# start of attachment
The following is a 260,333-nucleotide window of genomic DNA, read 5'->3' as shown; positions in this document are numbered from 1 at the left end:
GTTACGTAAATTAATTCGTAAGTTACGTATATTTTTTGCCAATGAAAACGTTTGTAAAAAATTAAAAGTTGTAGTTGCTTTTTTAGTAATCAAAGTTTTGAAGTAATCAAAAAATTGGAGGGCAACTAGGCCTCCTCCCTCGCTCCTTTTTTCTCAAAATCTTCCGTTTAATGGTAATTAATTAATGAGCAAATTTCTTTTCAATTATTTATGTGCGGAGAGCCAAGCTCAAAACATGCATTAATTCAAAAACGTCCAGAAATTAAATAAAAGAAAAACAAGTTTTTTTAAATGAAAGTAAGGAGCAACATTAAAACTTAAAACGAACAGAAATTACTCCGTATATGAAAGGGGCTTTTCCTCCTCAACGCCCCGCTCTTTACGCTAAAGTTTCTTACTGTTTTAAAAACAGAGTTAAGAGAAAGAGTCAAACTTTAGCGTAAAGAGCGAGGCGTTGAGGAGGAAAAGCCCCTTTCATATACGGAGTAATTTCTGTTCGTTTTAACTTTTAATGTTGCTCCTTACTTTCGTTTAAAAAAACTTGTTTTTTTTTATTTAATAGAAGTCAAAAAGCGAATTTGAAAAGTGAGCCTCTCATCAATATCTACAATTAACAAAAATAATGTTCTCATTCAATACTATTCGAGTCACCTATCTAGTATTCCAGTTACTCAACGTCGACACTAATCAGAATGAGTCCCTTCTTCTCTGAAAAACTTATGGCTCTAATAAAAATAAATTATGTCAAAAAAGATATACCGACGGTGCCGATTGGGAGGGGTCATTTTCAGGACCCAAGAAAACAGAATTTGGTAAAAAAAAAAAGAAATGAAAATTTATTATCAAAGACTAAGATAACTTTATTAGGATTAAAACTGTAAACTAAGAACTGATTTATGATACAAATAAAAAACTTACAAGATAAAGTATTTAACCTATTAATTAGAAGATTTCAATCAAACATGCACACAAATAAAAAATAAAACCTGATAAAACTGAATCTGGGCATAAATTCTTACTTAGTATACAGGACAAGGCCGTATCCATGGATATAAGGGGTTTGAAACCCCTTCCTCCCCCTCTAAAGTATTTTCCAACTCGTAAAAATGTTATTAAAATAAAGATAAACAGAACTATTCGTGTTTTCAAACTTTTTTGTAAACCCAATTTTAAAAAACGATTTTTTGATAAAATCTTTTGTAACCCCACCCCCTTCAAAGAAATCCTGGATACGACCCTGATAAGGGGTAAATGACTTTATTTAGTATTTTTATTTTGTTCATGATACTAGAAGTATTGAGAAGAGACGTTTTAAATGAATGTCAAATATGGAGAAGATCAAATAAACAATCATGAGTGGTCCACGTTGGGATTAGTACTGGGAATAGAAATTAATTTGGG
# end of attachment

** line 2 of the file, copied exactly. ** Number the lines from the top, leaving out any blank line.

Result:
GTTACGTAAATTAATTCGTAAGTTACGTATATTTTTTGCCAATGAAAACGTTTGTAAAAAATTAAAAGTTGTAGTTGCTTTTTTAGTAATCAAAGTTTTGAAGTAATCAAAAAATTGGAGGGCAACTAGGCCTCCTCCCTCGCTCCTTTTTTCTCAAAATCTTCCGTTTAATGGTAATTAATTAATGAGCAAATTTCTTTTCAATTATTTATGTGCGGAGAGCCAAGCTCAAAACATGCATTAATTCAAAAACGTCCAGAAATTAAATAAAAGAAAAACAAGTTTTTTTAAATGAAAGTAAGGAGCAACATTAAAACTTAAAACGAACAGAAATTACTCCGTATATGAAAGGGGCTTTTCCTCCTCAACGCCCCGCTCTTTACGCTAAAGTTTCTTACTGTTTTAAAAACAGAGTTAAGAGAAAGAGTCAAACTTTAGCGTAAAGAGCGAGGCGTTGAGGAGGAAAAGCCCCTTTCATATACGGAGTAATTTCTGTTCGTTTTAACTTTTAATGTTGCTCCTTACTTTCGTTTAAAAAAACTTGTTTTTTTTTATTTAATAGAAGTCAAAAAGCGAATTTGAAAAGTGAGCCTCTCATCAATATCTACAATTAACAAAAATAATGTTCTCATTCAATACTATTCGAGTCACCTATCTAGTATTCCAGTTACTCAACGTCGACACTAATCAGAATGAGTCCCTTCTTCTCTGAAAAACTTATGGCTCTAATAAAAATAAATTATGTCAAAAAAGATATACCGACGGTGCCGATTGGGAGGGGTCATTTTCAGGACCCAAGAAAACAGAATTTGGTAAAAAAAAAAAGAAATGAAAATTTATTATCAAAGACTAAGATAACTTTATTAGGATTAAAACTGTAAACTAAGAACTGATTTATGATACAAATAAAAAACTTACAAGATAAAGTATTTAACCTATTAATTAGAAGATTTCAATCAAACATGCACACAAATAAAAAATAAAACCTGATAAAACTGAATCTGGGCATAAATTCTTACTTAGTATACAGGACAAGGCCGTATCCATGGATATAAGGGGTTTGAAACCCCTTCCTCCCCCTCTAAAGTATTTTCCAACTCGTAAAAATGTTATTAAAATAAAGATAAACAGAACTATTCGTGTTTTCAAACTTTTTTGTAAACCCAATTTTAAAAAACGATTTTTTGATAAAATCTTTTGTAACCCCACCCCCTTCAAAGAAATCCTGGATACGACCCTGATAAGGGGTAAATGACTTTATTTAGTATTTTTATTTTGTTCATGATACTAGAAGTATTGAGAAGAGACGTTTTAAATGAATGTCAAATATGGAGAAGATCAAATAAACAATCATGAGTGGTCCACGTTGGGATTAGTACTGGGAATAGAAATTAATTTGGG